Britten-Norman Wants The Islander To Become Autonomous

British aircraft manufacturer Britten-Norman has partnered with UK unmanned systems expert Blue Bear to develop what it thinks will be the future of British air transport. Britten-Norman says that together with Blue Bear, they want to make autonomous flight a reality by the mid-2020s.

Britten-Norman Islander
Britten-Norman has been building planes for 60 years. Photo: Aero Icarus via Wikimedia

According to a press release seen by Simple Flying, the plan is to build an aircraft based on Britten-Norman’s famous Islander platform with autonomous flight capabilities alongside other zero-carbon aircraft. Having designed and produced aircraft for over 60 years, the company is the sole United Kingdom aircraft manufacturer and has built a sterling reputation with its successful Islander aircraft.

The Islander has STOL capabilities

Known as a rugged workhorse, the Islander can perform many roles that range from passenger and transport to medivac and search and rescue. The aircraft’s versatility and ability to take off and land in remote locations have made the Islander the backbone of many communities.

Britten-Norman-Islander
The Britten-Norman Islander is a multi-role aircraft. Photo: MilborneOne via Wikimedia

Blue Bear is a Managed Service Provider in unmanned systems and the UK’s foremost leader in air autonomy. The firm has demonstrated UK firsts for single UAS and swarm UAS operations, enabled by its 5th generation Open Architecture avionics.

The Islander will have an autonomous co-pilot

Starting this month, the two companies will work in partnership to automate a Britten-Norman Islander aircraft operation. The first objective will be to demonstrate a plane capable of flying with a single pilot and an autonomous co-pilot.

This aircraft will then be expected to enter service sometime in the mid-2020s and will present significant cost savings for regional air operators. Currently, regional air transport in the UK is underdeveloped and in many cases, such as the Scottish Isles, has to rely on government subsidies. This is due to high operating and maintenance costs that make providing a service to remote communities unsustainable.

Britten-Norman thinks this is the future of air travel

By using autonomous aircraft with a zero-carbon footprint, Britten-Norman hopes to make air transport faster, greener, and more accessible than road or rail by 2030. While celebrating the announcement, the two companies have released an image designed to look like an early travel poster.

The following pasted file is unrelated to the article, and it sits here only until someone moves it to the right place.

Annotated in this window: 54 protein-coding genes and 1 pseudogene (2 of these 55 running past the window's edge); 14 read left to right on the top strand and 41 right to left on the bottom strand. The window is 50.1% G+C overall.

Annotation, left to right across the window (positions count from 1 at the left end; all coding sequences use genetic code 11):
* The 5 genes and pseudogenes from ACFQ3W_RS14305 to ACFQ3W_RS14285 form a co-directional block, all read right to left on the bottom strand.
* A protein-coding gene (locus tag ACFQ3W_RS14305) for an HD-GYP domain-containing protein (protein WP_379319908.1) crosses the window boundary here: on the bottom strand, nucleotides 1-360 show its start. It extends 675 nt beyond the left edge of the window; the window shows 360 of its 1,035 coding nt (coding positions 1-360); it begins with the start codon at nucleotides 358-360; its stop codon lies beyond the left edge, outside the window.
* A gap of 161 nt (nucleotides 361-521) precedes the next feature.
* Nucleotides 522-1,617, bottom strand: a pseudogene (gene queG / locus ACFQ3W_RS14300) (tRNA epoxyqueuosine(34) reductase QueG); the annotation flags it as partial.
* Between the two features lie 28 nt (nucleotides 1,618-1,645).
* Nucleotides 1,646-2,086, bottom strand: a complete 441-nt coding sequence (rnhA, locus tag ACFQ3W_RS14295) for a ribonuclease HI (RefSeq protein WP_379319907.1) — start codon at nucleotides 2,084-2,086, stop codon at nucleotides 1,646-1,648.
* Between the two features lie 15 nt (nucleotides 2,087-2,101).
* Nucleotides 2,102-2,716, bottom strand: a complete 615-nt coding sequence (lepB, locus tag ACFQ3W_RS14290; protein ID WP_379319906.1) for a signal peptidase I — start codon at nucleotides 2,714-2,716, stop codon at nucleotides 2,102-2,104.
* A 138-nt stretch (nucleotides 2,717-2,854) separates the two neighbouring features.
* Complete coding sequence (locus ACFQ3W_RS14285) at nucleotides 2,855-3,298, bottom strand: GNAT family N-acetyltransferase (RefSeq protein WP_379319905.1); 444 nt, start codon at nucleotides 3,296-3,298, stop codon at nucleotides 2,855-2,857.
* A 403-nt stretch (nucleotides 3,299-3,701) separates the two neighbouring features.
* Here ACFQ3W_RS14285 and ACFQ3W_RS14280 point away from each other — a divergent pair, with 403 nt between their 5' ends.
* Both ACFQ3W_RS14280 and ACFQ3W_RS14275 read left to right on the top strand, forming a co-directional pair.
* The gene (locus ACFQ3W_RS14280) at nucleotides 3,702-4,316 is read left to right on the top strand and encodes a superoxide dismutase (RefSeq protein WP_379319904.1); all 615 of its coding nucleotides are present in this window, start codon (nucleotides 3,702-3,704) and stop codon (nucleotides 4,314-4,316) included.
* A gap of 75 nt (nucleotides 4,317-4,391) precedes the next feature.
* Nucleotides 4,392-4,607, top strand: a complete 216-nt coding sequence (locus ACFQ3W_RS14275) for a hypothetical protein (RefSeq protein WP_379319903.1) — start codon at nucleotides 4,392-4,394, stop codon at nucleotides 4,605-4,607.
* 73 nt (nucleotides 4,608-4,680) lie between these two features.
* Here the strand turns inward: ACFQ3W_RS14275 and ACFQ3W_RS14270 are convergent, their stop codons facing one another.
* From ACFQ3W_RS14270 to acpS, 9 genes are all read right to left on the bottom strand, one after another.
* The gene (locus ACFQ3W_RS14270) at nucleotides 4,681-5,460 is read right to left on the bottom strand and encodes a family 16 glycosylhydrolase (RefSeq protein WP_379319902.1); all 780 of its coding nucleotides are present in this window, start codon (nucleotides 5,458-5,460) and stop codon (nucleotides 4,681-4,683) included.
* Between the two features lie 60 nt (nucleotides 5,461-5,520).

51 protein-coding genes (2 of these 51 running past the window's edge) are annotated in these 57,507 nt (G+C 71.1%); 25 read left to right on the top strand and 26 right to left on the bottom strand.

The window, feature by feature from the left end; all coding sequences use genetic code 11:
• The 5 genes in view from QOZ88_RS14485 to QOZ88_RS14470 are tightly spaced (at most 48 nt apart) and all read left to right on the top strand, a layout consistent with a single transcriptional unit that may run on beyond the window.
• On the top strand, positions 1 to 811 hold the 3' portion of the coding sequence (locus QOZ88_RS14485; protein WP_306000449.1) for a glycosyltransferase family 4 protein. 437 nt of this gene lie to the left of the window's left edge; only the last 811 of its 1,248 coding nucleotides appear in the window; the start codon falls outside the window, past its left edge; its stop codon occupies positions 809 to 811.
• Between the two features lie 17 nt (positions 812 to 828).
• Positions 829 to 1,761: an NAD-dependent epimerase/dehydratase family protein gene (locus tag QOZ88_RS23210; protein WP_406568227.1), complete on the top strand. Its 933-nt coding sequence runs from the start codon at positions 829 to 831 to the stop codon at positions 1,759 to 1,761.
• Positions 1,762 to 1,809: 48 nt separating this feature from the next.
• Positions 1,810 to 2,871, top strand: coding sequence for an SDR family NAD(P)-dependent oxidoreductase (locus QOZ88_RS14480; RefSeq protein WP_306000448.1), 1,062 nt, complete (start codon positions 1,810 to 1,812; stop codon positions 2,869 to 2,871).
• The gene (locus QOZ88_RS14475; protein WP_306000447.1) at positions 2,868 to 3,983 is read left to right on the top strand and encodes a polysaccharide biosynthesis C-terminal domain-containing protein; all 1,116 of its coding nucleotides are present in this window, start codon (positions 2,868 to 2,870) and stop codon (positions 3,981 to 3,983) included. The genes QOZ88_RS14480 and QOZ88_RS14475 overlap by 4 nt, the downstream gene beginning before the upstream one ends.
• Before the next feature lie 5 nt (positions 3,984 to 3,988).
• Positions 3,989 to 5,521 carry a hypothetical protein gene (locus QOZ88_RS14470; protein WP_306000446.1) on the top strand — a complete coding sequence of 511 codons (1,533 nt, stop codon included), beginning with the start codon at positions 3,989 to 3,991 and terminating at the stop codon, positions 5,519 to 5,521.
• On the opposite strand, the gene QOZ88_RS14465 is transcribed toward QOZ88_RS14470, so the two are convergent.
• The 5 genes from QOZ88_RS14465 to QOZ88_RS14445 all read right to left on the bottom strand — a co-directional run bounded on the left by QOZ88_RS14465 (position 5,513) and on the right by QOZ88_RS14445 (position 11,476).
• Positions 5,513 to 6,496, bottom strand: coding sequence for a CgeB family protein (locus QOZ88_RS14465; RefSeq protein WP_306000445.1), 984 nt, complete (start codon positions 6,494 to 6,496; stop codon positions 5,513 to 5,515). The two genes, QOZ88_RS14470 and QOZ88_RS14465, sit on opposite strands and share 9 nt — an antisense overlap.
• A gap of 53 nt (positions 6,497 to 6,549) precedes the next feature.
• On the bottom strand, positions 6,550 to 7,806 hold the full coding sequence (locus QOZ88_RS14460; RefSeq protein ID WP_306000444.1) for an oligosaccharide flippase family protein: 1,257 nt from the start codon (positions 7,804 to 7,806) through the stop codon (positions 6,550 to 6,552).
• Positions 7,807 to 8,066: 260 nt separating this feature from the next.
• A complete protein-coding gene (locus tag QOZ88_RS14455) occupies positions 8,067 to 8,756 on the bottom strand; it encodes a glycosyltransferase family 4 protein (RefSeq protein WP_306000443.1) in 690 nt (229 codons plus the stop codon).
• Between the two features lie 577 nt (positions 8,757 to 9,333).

Britten-Norman-Islander
The Islander will have an autonomous co-pilot. Image: Britten-Norman

Dr Yoge Patel, CEO of Blue Bear, said the following in the press release: 

“Blue Bear is absolutely delighted to be working with Britten-Norman, whose talent for rapidly turning new challenges into solutions for their customers is remarkable. We have found a kindred spirit, in so many aspects, with whom the next era of aviation can be genuinely realized. It’s a perfect match. Two agile SMEs with their own dedicated systems integration and flight test facilities can de-risk and flight prove innovations at an unprecedented pace”.

Meanwhile, William Hynett, CEO of Britten-Norman, added the following:

“We have become used to the ‘car of the future’ incorporating green and autonomous technology, the future of aviation will undergo a similar revolution. Blue Bear is the leading light when it comes to air autonomy technology, it is an absolute privilege to be partnering on this project.

This certainly looks quite promising and a step in the right direction for British aviation. The autonomous co-pilot will make operating flights cheaper for regional carriers, but they did not mention how the aircraft will be powered to make it carbon-neutral. Simple Flying is reaching out to them for comment regarding this.

What do you think about autonomous co-pilots? Please tell us your thoughts in the comments.

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